This is a scene from the movie "Kong: Skull Island." The Catholic News Service classification is A-III -- adults. The Motion Picture Association of America rating is PG-13 -- parents strongly cautioned. Some material may be inappropriate for children under 13. (CNS photo/Warner Bros.)
NEW YORK (CNS) -- With a thematic agenda that takes it beyond the usual confines of its genre, and a story driven forward by sustained, nervous dread -- an emotion skillfully conveyed from the characters to the audience -- "Kong: Skull Island" (Warner Bros.) is an impressive monster movie.
The multiple dangers the cast confront lead to some unsettling mayhem and a few grisly deaths, however, marking this as a film strictly for grownups.
Set in 1973, director Jordan Vogt-Roberts' action adventure uses the waning days of the Vietnam War as a backdrop -- and as a cue for its exploration of the destructive human aggressiveness that gives rise to armed conflict.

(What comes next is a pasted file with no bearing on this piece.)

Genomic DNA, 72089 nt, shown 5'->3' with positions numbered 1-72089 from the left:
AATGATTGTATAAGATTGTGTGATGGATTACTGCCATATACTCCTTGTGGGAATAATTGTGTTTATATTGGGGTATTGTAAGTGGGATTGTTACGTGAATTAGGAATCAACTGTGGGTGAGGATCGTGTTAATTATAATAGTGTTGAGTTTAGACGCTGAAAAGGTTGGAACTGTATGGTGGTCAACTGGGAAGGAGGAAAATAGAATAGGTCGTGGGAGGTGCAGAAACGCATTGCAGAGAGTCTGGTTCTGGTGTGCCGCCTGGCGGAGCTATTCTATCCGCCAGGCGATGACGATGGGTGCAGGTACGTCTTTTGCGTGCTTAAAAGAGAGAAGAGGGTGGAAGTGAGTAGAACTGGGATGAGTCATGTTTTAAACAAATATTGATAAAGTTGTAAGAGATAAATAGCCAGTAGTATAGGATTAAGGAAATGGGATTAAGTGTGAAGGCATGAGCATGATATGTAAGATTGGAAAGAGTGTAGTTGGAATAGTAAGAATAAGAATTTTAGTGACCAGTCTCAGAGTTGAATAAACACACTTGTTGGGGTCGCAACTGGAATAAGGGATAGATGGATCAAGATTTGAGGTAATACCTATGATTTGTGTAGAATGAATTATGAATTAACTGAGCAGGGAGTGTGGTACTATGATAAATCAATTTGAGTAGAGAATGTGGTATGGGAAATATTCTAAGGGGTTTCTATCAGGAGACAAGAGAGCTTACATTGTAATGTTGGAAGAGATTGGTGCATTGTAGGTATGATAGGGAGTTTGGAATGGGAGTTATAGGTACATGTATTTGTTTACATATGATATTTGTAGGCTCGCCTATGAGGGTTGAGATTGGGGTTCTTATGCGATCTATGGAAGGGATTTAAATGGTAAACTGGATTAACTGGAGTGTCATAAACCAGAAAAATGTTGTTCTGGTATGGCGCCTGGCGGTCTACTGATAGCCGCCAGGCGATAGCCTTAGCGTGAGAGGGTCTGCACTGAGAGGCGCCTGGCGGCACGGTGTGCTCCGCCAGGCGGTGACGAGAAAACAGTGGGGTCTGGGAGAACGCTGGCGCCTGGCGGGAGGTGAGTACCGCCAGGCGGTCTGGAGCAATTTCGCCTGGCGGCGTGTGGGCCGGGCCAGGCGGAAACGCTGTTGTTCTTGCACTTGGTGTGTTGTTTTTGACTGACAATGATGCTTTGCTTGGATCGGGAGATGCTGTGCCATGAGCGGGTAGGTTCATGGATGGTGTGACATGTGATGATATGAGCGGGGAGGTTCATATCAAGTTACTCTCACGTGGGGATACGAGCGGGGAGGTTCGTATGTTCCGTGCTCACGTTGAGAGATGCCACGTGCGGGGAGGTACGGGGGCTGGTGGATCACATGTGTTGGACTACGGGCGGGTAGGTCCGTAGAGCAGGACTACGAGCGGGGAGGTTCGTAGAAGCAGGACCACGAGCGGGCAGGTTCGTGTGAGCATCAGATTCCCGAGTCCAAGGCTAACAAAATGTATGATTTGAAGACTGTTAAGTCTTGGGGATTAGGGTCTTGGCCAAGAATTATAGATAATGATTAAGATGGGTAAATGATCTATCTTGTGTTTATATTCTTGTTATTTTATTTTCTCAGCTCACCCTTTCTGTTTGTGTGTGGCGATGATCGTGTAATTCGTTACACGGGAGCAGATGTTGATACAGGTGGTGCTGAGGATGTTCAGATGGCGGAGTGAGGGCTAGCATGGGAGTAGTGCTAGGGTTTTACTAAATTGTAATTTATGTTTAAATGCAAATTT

The movie's embodiment of such belligerence is hard-bitten Army Lt. Col. Preston Packard (Samuel L. Jackson). Together with his civilian counterpart, fringe researcher Bill Randa (John Goodman), Packard leads an ensemble of scientists and soldiers on a government sponsored expedition to the location of the title, a previously uncharted island perpetually surrounded, on all sides, by a turbulent weather pattern.
There, Packard, Randa and their followers -- most prominently British special forces veteran James Conrad (Tom Hiddleston), who has been hired to serve as the group's guide, and self-described anti-war photographer Mason Weaver (Brie Larson) who has decided this is her next big story -- encounter an updated version of King Kong.